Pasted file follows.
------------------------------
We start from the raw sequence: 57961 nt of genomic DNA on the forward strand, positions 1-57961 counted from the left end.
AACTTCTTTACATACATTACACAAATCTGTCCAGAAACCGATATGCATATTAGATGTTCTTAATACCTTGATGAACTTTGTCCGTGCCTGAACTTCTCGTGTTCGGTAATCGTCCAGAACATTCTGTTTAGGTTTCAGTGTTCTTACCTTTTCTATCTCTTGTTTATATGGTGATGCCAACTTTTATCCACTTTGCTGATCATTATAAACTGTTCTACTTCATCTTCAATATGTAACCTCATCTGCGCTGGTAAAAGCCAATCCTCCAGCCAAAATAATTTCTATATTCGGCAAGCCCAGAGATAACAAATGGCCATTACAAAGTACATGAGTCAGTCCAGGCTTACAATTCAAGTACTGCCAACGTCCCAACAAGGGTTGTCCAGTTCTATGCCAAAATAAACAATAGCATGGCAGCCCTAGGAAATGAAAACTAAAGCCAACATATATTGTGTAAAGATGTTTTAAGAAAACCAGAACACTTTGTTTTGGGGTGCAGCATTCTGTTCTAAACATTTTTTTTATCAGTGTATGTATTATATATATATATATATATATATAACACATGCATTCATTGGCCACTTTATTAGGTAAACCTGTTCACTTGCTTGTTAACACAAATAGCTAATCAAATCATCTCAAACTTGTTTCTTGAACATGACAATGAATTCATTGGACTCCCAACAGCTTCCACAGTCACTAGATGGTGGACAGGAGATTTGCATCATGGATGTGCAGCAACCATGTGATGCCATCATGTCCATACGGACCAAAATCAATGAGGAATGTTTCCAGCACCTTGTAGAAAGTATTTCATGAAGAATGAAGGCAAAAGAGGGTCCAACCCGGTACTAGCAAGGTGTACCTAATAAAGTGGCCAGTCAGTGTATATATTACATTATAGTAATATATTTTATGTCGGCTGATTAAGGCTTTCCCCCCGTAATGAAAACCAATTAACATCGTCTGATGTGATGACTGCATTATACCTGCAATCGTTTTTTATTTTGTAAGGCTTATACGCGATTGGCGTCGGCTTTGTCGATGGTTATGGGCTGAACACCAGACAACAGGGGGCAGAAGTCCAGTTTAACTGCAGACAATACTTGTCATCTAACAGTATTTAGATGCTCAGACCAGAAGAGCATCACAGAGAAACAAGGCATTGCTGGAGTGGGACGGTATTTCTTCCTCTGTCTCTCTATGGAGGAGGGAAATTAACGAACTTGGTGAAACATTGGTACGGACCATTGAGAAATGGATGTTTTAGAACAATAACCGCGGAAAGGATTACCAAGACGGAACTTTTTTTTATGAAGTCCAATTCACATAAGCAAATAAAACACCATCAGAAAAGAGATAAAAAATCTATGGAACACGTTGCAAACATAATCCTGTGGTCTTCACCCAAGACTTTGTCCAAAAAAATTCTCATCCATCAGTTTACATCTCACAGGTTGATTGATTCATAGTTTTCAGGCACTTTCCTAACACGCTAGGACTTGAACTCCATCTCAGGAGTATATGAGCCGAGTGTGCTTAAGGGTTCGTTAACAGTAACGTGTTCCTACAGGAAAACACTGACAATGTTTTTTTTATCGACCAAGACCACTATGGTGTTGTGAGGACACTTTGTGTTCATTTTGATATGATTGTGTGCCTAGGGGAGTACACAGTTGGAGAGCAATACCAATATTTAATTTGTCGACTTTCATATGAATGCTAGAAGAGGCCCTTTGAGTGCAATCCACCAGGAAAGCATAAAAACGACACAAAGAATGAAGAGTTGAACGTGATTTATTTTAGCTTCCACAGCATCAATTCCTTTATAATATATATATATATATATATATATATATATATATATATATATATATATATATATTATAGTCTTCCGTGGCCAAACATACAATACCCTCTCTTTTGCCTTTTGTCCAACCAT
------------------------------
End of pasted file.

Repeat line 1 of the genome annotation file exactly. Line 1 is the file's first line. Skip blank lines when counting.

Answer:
We start from the raw sequence: 57961 nt of genomic DNA on the forward strand, positions 1-57961 counted from the left end.